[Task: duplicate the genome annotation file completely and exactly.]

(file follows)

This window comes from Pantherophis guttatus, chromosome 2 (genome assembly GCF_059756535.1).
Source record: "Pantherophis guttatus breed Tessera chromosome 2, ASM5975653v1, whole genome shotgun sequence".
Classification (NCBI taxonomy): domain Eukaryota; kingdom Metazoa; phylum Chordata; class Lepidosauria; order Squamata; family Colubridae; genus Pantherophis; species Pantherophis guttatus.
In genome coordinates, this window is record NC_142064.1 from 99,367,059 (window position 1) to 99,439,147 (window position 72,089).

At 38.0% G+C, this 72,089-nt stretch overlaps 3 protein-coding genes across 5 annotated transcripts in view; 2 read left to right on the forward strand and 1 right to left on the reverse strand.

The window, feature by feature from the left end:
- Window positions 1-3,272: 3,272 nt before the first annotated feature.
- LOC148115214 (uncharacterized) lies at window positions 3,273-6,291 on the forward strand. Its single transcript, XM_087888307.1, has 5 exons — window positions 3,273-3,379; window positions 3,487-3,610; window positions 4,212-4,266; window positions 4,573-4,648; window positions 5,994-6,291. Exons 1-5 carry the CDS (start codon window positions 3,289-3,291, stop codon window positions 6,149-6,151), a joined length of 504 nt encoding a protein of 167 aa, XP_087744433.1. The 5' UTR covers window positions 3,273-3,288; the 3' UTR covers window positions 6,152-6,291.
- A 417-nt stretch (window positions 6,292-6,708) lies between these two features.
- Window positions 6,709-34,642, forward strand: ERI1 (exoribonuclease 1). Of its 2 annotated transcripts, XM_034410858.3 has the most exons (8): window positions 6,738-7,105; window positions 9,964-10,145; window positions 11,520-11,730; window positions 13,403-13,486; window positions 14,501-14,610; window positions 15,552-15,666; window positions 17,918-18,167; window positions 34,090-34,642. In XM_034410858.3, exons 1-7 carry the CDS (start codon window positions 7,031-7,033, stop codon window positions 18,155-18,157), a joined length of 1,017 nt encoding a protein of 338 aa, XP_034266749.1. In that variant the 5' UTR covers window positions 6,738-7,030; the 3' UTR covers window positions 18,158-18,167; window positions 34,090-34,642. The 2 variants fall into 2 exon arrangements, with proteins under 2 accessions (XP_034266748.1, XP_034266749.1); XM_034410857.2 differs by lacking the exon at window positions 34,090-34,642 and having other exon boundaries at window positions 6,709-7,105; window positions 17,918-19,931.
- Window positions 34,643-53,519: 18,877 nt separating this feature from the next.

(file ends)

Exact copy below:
This window comes from Pantherophis guttatus, chromosome 2 (genome assembly GCF_059756535.1).
Source record: "Pantherophis guttatus breed Tessera chromosome 2, ASM5975653v1, whole genome shotgun sequence".
Classification (NCBI taxonomy): domain Eukaryota; kingdom Metazoa; phylum Chordata; class Lepidosauria; order Squamata; family Colubridae; genus Pantherophis; species Pantherophis guttatus.
In genome coordinates, this window is record NC_142064.1 from 99,367,059 (window position 1) to 99,439,147 (window position 72,089).

At 38.0% G+C, this 72,089-nt stretch overlaps 3 protein-coding genes across 5 annotated transcripts in view; 2 read left to right on the forward strand and 1 right to left on the reverse strand.

The window, feature by feature from the left end:
- Window positions 1-3,272: 3,272 nt before the first annotated feature.
- LOC148115214 (uncharacterized) lies at window positions 3,273-6,291 on the forward strand. Its single transcript, XM_087888307.1, has 5 exons — window positions 3,273-3,379; window positions 3,487-3,610; window positions 4,212-4,266; window positions 4,573-4,648; window positions 5,994-6,291. Exons 1-5 carry the CDS (start codon window positions 3,289-3,291, stop codon window positions 6,149-6,151), a joined length of 504 nt encoding a protein of 167 aa, XP_087744433.1. The 5' UTR covers window positions 3,273-3,288; the 3' UTR covers window positions 6,152-6,291.
- A 417-nt stretch (window positions 6,292-6,708) lies between these two features.
- Window positions 6,709-34,642, forward strand: ERI1 (exoribonuclease 1). Of its 2 annotated transcripts, XM_034410858.3 has the most exons (8): window positions 6,738-7,105; window positions 9,964-10,145; window positions 11,520-11,730; window positions 13,403-13,486; window positions 14,501-14,610; window positions 15,552-15,666; window positions 17,918-18,167; window positions 34,090-34,642. In XM_034410858.3, exons 1-7 carry the CDS (start codon window positions 7,031-7,033, stop codon window positions 18,155-18,157), a joined length of 1,017 nt encoding a protein of 338 aa, XP_034266749.1. In that variant the 5' UTR covers window positions 6,738-7,030; the 3' UTR covers window positions 18,158-18,167; window positions 34,090-34,642. The 2 variants fall into 2 exon arrangements, with proteins under 2 accessions (XP_034266748.1, XP_034266749.1); XM_034410857.2 differs by lacking the exon at window positions 34,090-34,642 and having other exon boundaries at window positions 6,709-7,105; window positions 17,918-19,931.
- Window positions 34,643-53,519: 18,877 nt separating this feature from the next.